If you've been planning to make an online purchase from the UK, whether it's a one-of-a-kind piece of furniture, an item of clothing or something from one of your favourite British brands, the UK's official exit from the European Union will have several implications for you. Although they may not be as severe as some had anticipated.
The contents of the Brexit deal were unknown up until the last minute, and what has been delivered has managed to protect vital trade channels between Europe and the UK – and, in turn, the flow of goods between the UK and the US.
The great news is that if you're ordering from the UK, prices will not go up now that the UK has departed the EU; no tariffs or quotas have been added onto goods moving between UK and EU, so pricing will remain exactly the same
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'After years of campaigning for zero-tariff trade, we welcome the announcement of a free-trade agreement between the UK and EU. This protects consumers on both sides of the Channel from billions in import tariffs on everyday goods,' said Helen Dickinson Chief Executive of the British Retail Consortium, who welcomed the news of a free-trade deal between the UK and the EU in a statement (opens in new tab).
So far so good. But what about the VAT-free shopping that was, for many years, a draw for US tourists looking to save on more expensive items by buying them in the UK or Europe in person? There's a mixture of good and bad news on this front: the bad news is that the VAT Retail Export Scheme – the one where you could claim back the UK VAT tax back by filling out a form at the airport – has officially ended. This effectively ends tax-free shopping for Americans visiting the UK.
The scheme was deemed to be too costly to keep by the UK government, with critics saying that it may well have been cancelled because the UK would've had to extend it to EU citizens after Brexit under World Trade Organisation rules. This would have meant processing a huge number of tax return claims the Treasury wouldn't have been able to cope with.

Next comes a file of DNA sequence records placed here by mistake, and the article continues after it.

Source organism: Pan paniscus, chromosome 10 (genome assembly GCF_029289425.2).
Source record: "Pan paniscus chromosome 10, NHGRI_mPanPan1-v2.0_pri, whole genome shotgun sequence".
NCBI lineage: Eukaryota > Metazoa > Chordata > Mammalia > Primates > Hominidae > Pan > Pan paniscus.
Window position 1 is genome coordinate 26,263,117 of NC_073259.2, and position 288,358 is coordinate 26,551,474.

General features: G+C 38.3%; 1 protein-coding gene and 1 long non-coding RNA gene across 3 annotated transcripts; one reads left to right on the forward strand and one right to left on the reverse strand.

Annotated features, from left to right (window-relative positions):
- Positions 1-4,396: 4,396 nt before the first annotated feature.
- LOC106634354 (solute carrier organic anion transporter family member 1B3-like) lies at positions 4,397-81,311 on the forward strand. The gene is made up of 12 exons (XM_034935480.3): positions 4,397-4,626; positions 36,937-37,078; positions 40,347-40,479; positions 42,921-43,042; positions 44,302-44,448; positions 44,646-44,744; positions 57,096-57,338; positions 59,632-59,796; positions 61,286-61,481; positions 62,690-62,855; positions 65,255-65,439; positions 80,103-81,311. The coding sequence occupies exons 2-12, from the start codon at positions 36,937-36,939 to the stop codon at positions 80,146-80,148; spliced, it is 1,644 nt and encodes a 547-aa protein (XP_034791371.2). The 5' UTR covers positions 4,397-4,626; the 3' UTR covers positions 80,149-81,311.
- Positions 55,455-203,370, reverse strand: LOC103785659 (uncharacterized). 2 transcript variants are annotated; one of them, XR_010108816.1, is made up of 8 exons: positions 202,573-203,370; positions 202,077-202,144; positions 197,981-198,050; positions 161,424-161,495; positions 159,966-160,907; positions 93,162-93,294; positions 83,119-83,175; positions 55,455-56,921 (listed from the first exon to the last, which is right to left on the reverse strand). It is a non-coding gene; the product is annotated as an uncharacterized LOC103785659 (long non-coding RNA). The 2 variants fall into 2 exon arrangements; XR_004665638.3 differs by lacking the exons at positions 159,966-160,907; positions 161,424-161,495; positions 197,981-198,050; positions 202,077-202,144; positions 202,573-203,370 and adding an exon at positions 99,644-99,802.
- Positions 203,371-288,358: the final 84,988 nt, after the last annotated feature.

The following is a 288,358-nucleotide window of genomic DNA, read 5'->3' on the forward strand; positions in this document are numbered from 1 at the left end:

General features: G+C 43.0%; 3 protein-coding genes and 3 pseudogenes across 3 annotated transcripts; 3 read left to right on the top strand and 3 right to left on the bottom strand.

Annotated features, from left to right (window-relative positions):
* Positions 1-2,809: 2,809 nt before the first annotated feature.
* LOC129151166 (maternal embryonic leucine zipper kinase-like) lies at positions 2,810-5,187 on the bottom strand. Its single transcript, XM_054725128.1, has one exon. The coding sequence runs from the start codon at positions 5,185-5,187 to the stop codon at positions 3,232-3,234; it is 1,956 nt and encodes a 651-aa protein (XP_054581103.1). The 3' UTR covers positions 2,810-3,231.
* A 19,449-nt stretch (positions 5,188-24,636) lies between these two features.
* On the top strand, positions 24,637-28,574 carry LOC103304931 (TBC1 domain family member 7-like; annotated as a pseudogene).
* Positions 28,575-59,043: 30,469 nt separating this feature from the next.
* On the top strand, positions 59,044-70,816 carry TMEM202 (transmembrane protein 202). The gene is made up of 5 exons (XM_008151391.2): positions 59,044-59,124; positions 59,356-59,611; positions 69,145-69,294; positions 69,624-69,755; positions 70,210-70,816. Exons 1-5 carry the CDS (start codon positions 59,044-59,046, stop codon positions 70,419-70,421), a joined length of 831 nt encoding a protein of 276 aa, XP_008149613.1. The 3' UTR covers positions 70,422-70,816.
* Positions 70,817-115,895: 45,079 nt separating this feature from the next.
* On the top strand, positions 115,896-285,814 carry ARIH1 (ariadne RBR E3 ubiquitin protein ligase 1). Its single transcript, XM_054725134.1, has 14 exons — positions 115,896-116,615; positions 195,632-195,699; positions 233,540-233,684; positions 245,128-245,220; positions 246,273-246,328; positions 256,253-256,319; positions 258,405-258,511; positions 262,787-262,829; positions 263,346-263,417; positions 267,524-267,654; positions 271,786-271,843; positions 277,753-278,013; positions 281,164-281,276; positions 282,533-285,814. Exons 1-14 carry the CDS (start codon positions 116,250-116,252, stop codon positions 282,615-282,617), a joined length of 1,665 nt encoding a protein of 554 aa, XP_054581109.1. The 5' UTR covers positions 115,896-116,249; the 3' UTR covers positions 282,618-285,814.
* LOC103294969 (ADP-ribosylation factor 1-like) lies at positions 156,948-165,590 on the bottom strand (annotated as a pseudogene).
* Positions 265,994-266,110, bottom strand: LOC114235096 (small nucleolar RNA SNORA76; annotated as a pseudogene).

The good news is that US shoppers will still be able to make VAT-free purchases from the UK if the seller ships directly to their address, as stated in the official Gov.uk statement (opens in new tab). In other words, if you're shopping online, you'll still get your purchase minus the 20 per cent VAT sales tax.
You'll also still be able to bring back your coveted tax-free purchase in a suitcase with you if you make it in Northern Ireland, which has not ended its VAT Retail Export Scheme due to the proximity to Ireland, which is in the EU. But, it will be a good while before any of us resume the leisurely trips that result in duty-free purchases, so, for now, online shopping it is.
Speaking of which, we would advise checking with whoever you're buying from that the delivery service they're using is running and won't be delayed too badly because of coronavirus.
Anna Cottrell is Consumer Editor across Future Plc Home titles. She has a background in academic research and is the author of London Writing of the 1930s. She writes about interior design, property, and gardening .On H&G, she specializes in writing about property – buying, selling, renting, mortgages – sustainability and eco issues.
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